A Look Inside The Warriors’ Defense

Steve Murray
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Wednesday - October 27, 2010
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Corey Paredes peers into the Nevada backfield

It’s a saying as old as the game itself: You have to stop the run if you have any hope of winning. UH has tried, and sometimes succeeded, to prove the maxim wrong by winning with superior offense and just enough defense.

That doesn’t always work. Sometimes the defense has to be more than just a complementary piece. Sometimes it has to take the lead, even on a team that considers 300-yard passing days routine.

The Warriors did just that against Nevada by employing a defensive scheme that is a fundamental in one area of the game, yet goes against the basic training of the guys tasked with carrying out the plan.

At its very basic element, defenders are taught to find the ball carrier and tackle him. While this is a simple and sometimes effective method of slowing an offense, it does little good against option or spread-option teams that look to exploit angles and cut back lanes to advance the ball. Fast and aggressive defenses tend to overrun plays, providing open spaces for running backs and mobile quarterbacks like Colin Kapernick to run for big gains. The counter for the defense is to treat every snap as if playing kickoff coverage.

Just like members of the coverage units have specific lanes they must fill while advancing on the ball carrier, playing defense against option teams means staying in your lane, even if the play is going away from you. It’s more complicated than it sounds. Option teams like to flip things around. They take what you would normally do and use it against you.


“You feel weird out there because you see one guy going right, but your job is to go left,” says linebacker Corey Paredes, the nation’s No. 7 tackler. “It messes with your mind. But that’s football. You have to play the scheme, and the only way to win is to execute the scheme. So even if it goes against your natural instincts, you have to do it to win.”

Coming up with a plan is one thing. Getting the players to buy into the system and carry it out is quite another. Against Nevada, the plan worked. The Wolf Pack walked into Aloha Stadium undefeated and averaging 314 yards rushing per game. They left with their first loss and lowest rushing totals (134 yards) since Dec. 30, 2008, when they gained just 114 yards rushing in a 42-35 loss to Maryland in the Humanitarian Bowl.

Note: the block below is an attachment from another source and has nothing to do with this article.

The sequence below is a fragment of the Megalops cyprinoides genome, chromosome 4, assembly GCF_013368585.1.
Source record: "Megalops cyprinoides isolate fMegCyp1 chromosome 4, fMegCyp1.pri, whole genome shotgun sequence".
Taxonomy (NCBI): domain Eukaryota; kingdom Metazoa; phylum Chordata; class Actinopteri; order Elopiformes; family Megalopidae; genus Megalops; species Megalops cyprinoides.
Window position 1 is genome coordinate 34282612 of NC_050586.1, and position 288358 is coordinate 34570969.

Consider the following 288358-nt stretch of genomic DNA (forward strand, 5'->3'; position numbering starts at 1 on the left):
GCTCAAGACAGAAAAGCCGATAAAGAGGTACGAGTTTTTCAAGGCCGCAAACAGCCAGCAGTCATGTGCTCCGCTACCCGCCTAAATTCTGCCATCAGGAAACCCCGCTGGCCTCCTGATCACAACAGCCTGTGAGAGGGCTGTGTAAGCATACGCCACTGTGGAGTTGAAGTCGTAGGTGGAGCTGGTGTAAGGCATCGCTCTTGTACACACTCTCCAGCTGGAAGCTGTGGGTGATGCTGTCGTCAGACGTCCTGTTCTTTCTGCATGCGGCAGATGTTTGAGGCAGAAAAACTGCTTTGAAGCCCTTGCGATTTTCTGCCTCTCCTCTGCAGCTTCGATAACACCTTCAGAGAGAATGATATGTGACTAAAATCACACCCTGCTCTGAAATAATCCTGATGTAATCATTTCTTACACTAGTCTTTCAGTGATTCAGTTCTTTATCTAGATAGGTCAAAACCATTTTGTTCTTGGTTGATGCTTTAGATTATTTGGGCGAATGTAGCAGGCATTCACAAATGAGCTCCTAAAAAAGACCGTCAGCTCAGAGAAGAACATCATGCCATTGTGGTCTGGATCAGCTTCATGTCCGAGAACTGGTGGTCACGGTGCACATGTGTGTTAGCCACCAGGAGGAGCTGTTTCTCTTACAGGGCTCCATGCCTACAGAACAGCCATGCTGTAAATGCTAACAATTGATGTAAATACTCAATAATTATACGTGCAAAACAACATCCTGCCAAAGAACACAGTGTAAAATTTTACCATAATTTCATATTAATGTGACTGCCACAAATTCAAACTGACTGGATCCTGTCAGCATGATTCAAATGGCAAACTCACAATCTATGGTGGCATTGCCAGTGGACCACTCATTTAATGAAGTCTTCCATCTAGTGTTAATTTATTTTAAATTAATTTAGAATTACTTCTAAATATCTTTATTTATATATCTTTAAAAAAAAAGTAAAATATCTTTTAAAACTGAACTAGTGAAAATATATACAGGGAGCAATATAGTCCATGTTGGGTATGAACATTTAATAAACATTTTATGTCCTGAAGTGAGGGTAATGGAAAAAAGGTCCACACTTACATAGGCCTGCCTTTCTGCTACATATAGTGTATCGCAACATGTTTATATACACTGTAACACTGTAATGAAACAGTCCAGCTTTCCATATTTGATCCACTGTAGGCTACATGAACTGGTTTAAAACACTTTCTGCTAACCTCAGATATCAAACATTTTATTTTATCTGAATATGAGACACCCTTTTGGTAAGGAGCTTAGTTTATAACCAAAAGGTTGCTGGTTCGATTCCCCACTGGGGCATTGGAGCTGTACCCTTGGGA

To UH defensive coordinator Dave Aranda, the reason was clear. Everyone played their role:

“You can have eight guys in the box, nine guys in the box, but if they are not fitting correctly, if they are not using their help (not signaling each other) and they are both in the same gap, it doesn’t matter how many guys we have there or how fast or aggressive we play, it ain’t going to work.”

But again, it’s not that simple.

Before filling any gap, a defender may have two or three reads before the ball is snapped. Is the running back slightly offset to one side? Are they setting up for a “horn play” (a leading fullback) or a “load block” (running back shifts sides)? Then there are the post snap reads, which can involve another two or three decisions. With all that going on, one could be excused if the brain gets in the way on occasion.


“That happens plenty of times during a game,” says Paredes. “There is no game I have played perfect and I don’t think there will ever be. Luckily the D-line has been swarming to the ball, so we cover up each other’s mistakes.”

And that is another benefit of playing strict assignment football. Help is always close by. It needs to be. Broken assignments leave defenders on an island that is easy for a good running team to exploit.

“The linebackers have to see it, the secondary has to see it. There were times when the linebackers and the secondary have to understand that, based upon this formation, we will have to see this particular guy. They (Nevada) would shift a wide receiver, a tight end would come in and now we have to see that guy. With all of the motions, the shifts and the trades, they want you to be confused, they want you to go to the wrong spot,” says Aranda.

We’ll know by the time you’re reading this whether or not Paredes and company could remain in their lanes for a third consecutive week, at Utah State.

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